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One of my hunting buddies swears by this ammo and has taken well over a dozen bucks. He loads one cartridge in chamber and another into the magazine as a safety measure. I've seen the large wound channels first hand. This is deadly ammo.

TR
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  #9  
Old 02-23-2012, 07:10 AM
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TJ, I don't know what I was thinking earlier when I suggested saving them for a 30-30. They're 35 caliber bullets! Dummy. Oh well, sounds like you got your eyes peeled for a 30 cal anyway, but the bullets will have to be shot in your 35Rem I suppose.
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  #10  
Old 02-25-2012, 03:02 PM
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Well they sure are pleasant to shoot. I'm not sure how high they shoot though. The 200 grain power points I shot first were hitting 3" high at 100 and the leverlutions were hitting 5" high. I'll try them out again with the sights set all the way down.
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  #11  
Old 12-23-2012, 06:17 AM
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I reload for my 35, and use 357 mag bullets. I use the standard 158 gr jhp, and it is fantastic for deer or anything. I also have tried weights down to 125 gr jhp, all great, and cheap for the 35. Groups well too. Wallacem in Ga.
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  #12  
Old 12-23-2012, 08:02 AM
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Used them in an old Remington Model 8 and they weren't very accurate.

200gr. works the best usually.
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  #13  
Old 12-23-2012, 11:26 AM
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In many tests the 150 rem penetrated nearly as well as the 200rem. As for the "point" being dangerous thats really an old wives tale. The "point" on the 150 is so flat there is really no way it could actually punch a primer in front of it. In fact if you look at them side by side, the 150pspcl has more actual "flat surface area" on the very tip of the bullet than does the 200rnspcl.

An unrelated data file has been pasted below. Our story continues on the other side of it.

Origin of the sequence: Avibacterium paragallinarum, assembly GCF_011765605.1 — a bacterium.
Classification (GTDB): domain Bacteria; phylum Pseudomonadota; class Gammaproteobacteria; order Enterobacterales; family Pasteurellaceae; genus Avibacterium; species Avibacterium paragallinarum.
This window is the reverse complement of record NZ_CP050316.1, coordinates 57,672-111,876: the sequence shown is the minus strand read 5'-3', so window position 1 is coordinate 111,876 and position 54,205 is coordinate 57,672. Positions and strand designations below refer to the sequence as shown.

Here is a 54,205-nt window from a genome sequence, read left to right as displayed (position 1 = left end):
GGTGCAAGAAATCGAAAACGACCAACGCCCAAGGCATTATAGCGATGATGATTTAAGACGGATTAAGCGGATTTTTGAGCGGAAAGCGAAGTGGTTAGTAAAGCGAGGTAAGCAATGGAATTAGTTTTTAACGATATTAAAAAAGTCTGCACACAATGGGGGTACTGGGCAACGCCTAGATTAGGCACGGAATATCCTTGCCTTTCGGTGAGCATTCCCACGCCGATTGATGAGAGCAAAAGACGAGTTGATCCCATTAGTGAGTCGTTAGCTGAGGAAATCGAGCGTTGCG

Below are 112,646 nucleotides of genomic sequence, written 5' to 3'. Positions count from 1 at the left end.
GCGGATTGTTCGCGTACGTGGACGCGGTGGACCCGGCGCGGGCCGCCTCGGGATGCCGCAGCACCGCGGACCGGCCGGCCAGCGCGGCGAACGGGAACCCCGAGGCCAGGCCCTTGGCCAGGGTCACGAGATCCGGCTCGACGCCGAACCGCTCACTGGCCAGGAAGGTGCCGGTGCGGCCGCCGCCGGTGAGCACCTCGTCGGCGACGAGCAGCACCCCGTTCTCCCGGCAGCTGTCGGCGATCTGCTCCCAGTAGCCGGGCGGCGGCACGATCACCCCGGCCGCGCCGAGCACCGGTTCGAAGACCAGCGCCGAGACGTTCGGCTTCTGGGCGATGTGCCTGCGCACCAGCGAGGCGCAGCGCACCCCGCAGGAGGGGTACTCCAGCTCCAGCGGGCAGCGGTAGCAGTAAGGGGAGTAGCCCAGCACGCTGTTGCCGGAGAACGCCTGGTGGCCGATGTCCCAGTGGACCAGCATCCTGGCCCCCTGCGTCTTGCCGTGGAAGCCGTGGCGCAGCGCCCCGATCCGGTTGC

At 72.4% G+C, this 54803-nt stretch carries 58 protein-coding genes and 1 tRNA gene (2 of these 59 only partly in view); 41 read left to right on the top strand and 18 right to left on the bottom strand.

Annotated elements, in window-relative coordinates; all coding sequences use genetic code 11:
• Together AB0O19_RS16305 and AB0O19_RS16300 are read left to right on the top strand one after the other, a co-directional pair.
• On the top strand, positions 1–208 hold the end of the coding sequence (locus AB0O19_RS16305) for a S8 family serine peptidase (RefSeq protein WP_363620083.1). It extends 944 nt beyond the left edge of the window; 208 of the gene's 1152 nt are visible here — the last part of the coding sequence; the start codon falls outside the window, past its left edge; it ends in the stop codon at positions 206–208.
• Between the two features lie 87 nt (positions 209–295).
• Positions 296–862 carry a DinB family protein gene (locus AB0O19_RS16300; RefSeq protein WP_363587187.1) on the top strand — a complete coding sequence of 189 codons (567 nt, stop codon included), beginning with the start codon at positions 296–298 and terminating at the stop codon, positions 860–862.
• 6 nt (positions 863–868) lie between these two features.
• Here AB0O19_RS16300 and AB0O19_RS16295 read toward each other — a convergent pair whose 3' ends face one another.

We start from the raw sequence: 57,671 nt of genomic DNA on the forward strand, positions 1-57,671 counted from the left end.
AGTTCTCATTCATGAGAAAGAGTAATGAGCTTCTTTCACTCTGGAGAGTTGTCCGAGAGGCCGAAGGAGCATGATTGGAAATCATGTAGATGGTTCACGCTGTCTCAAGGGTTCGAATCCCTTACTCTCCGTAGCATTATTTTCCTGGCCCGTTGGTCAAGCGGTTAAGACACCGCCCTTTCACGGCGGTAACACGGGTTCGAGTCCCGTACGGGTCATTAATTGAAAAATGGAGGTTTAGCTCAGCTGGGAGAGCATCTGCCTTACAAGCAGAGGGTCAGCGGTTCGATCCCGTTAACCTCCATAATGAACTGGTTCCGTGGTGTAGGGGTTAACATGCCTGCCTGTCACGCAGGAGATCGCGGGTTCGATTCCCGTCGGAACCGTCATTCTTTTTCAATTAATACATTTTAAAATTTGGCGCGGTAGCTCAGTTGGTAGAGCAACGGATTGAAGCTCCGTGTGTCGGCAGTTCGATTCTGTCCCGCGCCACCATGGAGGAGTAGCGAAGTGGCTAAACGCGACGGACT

But honestly any ballistics improvement the 150 yields via the spitzer shape is lost by it horrendous BC. I think it mightve been developed strictly for smoother feeding in the old auto Rems for which the 35 was first developed in.
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Old 12-23-2012, 12:03 PM
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Originally Posted by HatchieLuvr View Post
In many tests the 150 rem penetrated nearly as well as the 200rem. As for the "point" being dangerous thats really an old wives tale. The "point" on the 150 is so flat there is really no way it could actually punch a primer in front of it. In fact if you look at them side by side, the 150pspcl has more actual "flat surface area" on the very tip of the bullet than does the 200rnspcl.